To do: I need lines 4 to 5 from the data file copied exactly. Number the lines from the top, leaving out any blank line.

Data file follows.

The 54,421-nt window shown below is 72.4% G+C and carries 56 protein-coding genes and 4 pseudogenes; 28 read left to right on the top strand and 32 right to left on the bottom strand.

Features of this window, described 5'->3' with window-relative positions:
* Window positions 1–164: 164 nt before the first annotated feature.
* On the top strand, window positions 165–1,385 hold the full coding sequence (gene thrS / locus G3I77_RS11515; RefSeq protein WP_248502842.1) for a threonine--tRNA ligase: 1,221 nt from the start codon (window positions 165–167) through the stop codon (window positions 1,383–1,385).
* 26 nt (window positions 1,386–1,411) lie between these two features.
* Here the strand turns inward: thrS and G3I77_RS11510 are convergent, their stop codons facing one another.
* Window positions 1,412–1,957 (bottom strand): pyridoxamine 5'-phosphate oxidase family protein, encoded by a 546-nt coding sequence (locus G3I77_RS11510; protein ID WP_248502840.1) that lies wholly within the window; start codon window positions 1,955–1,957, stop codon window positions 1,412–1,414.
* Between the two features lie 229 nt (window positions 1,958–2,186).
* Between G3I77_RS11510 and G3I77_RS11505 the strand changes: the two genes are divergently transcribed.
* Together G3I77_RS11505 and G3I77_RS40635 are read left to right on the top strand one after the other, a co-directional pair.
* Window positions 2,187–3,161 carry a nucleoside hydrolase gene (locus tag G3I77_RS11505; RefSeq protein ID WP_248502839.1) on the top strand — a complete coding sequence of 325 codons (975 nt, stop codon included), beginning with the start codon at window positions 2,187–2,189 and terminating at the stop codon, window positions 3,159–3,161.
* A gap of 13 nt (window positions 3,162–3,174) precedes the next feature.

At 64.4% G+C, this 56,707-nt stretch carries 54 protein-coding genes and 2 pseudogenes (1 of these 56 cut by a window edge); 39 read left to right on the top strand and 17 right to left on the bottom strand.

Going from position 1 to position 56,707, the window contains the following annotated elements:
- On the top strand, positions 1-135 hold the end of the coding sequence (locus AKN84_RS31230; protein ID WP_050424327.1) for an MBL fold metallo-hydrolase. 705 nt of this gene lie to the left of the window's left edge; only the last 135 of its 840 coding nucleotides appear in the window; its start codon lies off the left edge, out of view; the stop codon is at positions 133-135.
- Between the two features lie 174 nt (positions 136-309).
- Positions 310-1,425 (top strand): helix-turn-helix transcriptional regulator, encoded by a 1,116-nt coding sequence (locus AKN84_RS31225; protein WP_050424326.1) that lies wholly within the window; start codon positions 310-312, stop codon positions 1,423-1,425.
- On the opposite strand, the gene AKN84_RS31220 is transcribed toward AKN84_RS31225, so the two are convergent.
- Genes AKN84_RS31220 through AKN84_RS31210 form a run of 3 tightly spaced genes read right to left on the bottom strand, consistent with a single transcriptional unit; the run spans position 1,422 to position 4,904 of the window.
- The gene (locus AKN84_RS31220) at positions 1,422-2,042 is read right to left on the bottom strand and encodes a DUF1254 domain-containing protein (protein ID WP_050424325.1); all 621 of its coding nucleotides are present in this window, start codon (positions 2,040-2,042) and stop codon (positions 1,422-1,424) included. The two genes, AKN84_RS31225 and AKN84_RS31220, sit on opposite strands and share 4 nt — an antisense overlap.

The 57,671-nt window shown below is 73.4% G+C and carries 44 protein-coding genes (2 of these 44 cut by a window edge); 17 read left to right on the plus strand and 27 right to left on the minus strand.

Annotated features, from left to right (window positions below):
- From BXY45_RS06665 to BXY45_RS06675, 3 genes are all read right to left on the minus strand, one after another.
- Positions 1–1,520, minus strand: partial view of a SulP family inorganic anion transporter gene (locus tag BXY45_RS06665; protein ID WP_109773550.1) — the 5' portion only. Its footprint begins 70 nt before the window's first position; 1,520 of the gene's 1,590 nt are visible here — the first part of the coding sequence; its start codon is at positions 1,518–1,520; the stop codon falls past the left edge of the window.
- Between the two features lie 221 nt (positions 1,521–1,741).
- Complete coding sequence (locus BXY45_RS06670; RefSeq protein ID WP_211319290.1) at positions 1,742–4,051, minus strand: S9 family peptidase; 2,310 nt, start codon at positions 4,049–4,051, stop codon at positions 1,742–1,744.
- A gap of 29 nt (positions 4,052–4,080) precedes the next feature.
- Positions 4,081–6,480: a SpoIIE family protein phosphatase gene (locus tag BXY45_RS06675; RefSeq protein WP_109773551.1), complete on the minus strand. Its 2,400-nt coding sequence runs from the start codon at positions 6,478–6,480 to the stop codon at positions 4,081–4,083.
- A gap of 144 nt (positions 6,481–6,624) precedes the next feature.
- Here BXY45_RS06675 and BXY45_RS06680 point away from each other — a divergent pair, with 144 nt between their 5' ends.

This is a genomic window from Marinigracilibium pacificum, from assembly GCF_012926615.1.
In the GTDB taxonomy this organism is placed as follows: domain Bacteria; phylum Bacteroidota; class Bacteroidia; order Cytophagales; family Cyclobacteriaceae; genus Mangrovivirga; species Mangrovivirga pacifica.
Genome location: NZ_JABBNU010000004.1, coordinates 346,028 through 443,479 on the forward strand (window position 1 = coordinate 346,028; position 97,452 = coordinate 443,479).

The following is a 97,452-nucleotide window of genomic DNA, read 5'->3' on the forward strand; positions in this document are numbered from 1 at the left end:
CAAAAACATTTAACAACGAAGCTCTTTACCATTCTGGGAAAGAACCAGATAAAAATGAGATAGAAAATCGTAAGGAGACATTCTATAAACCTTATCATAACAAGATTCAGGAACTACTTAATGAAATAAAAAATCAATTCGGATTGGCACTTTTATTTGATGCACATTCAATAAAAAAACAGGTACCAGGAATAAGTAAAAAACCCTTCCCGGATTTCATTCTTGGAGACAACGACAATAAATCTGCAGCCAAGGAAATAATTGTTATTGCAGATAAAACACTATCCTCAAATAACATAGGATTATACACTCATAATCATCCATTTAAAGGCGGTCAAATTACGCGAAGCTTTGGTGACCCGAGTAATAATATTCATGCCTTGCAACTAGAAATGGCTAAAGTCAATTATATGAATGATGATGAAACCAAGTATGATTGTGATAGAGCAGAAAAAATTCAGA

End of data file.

* On the top strand, window positions 165–1,385 hold the full coding sequence (gene thrS / locus G3I77_RS11515; RefSeq protein WP_248502842.1) for a threonine--tRNA ligase: 1,221 nt from the start codon (window positions 165–167) through the stop codon (window positions 1,383–1,385).
* 26 nt (window positions 1,386–1,411) lie between these two features.